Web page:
As a part of budget development for the coming year, the Auditor-Controller-Treasurer-Tax Collector’s Office shall provide an estimate of current year General Fund FBA that will be available to fund the coming year’s budget.  The first priority for FBA shall be fund the coming year’s operating budget, and the estimate shall be included as a financing source in the Recommended Budget.  At year-end, the Auditor-Controller-Treasurer-Tax Collector’s Office shall provide the actual FBA from the prior year.  If the actual FBA is greater than the estimated FBA, the excess may be allocated to the operating budget or to contingencies to address unanticipated expenditures, or it may be placed in a designation for future use.  If the actual FBA is less than the estimated FBA, staff shall utilize the Board-adopted Budget Balancing Strategies and Approaches to develop and recommend to the Board, a strategy for bringing the budget back into balance.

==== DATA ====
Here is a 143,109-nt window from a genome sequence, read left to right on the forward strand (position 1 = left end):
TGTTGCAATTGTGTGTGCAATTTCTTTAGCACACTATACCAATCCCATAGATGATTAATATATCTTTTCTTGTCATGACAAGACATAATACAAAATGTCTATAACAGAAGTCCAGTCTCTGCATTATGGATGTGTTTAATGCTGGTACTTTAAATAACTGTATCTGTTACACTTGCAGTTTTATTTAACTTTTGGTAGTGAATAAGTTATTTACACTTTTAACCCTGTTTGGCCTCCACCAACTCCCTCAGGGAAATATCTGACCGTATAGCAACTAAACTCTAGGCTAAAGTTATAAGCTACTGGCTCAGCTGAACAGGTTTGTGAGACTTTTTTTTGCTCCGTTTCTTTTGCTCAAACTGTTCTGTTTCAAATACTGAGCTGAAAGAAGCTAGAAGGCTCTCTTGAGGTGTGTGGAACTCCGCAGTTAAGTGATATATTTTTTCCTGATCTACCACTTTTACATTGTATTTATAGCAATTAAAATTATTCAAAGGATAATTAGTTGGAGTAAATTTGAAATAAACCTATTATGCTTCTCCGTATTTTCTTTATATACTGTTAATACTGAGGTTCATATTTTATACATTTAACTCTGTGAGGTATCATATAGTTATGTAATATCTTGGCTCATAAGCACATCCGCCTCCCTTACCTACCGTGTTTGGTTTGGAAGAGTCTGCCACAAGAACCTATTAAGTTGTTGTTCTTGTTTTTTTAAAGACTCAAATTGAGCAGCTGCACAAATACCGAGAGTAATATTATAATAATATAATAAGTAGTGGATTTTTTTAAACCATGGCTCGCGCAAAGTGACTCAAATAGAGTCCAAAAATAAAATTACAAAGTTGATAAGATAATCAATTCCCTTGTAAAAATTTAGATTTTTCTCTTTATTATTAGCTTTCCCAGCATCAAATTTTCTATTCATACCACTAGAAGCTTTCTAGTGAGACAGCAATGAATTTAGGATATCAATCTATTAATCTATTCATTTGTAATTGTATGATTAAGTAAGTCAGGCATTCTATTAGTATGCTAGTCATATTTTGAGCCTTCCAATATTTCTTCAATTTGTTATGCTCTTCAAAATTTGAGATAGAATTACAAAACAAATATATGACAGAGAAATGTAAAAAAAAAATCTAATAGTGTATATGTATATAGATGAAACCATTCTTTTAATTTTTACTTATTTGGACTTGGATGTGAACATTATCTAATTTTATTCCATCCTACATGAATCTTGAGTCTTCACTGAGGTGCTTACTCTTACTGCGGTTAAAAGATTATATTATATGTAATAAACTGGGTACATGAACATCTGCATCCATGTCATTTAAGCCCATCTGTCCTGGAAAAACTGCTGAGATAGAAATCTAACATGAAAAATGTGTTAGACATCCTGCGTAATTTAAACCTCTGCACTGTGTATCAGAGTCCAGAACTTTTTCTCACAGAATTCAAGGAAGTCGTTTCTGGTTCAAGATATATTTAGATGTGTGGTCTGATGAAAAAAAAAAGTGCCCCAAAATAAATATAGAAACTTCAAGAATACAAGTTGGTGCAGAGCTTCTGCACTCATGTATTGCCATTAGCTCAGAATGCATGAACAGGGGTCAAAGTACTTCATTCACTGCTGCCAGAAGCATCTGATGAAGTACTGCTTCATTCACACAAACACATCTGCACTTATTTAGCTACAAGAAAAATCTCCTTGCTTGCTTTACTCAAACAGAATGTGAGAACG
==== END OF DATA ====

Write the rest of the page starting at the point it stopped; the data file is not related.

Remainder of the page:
1. Pursuit of New Revenues/Maximizing Use of Non-General Fund Revenues: County   departments are directed to pursue revenue sources, when reasonable, in support of the communitywide results sought by the County.   Where not prohibited by law, departments will maximize use of non-General Fund revenues, existing designations and trust funds prior to using General Fund money to fund programs.
  1. Appropriations from Unanticipated Revenues: Appropriations from departmental unanticipated revenues will not be recommended unless the department is either reaching or exceeding its total departmental revenue estimates on a monthly or quarterly basis, or its revenues are in line with historical revenue trends for that department. Grant program revenues and appropriations will be considered on a case-by-case basis.
  1. Maintain or Enhance Revenue Generating Ability: Appropriate sufficient funds to maintain the capabilities of budgets that generate revenues in excess of their costs.  Enhancements to such budgets will be dependent upon resulting revenues being in excess of the associated costs.

Expenditure Policies